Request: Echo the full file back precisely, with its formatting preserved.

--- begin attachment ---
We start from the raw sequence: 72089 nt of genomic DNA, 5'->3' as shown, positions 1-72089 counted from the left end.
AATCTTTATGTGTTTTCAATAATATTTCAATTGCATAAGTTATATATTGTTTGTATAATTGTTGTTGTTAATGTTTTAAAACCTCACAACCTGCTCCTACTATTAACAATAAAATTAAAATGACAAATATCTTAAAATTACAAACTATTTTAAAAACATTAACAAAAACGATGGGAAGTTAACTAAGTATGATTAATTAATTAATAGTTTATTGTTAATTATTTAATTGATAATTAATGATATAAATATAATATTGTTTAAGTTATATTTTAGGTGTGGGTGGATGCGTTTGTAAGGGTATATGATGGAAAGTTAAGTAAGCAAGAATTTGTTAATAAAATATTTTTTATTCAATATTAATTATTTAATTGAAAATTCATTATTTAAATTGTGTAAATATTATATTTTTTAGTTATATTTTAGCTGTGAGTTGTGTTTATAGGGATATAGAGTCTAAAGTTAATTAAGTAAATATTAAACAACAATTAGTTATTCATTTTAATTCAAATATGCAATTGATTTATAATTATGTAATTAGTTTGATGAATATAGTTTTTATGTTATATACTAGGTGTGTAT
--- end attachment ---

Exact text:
We start from the raw sequence: 72089 nt of genomic DNA, 5'->3' as shown, positions 1-72089 counted from the left end.
AATCTTTATGTGTTTTCAATAATATTTCAATTGCATAAGTTATATATTGTTTGTATAATTGTTGTTGTTAATGTTTTAAAACCTCACAACCTGCTCCTACTATTAACAATAAAATTAAAATGACAAATATCTTAAAATTACAAACTATTTTAAAAACATTAACAAAAACGATGGGAAGTTAACTAAGTATGATTAATTAATTAATAGTTTATTGTTAATTATTTAATTGATAATTAATGATATAAATATAATATTGTTTAAGTTATATTTTAGGTGTGGGTGGATGCGTTTGTAAGGGTATATGATGGAAAGTTAAGTAAGCAAGAATTTGTTAATAAAATATTTTTTATTCAATATTAATTATTTAATTGAAAATTCATTATTTAAATTGTGTAAATATTATATTTTTTAGTTATATTTTAGCTGTGAGTTGTGTTTATAGGGATATAGAGTCTAAAGTTAATTAAGTAAATATTAAACAACAATTAGTTATTCATTTTAATTCAAATATGCAATTGATTTATAATTATGTAATTAGTTTGATGAATATAGTTTTTATGTTATATACTAGGTGTGTAT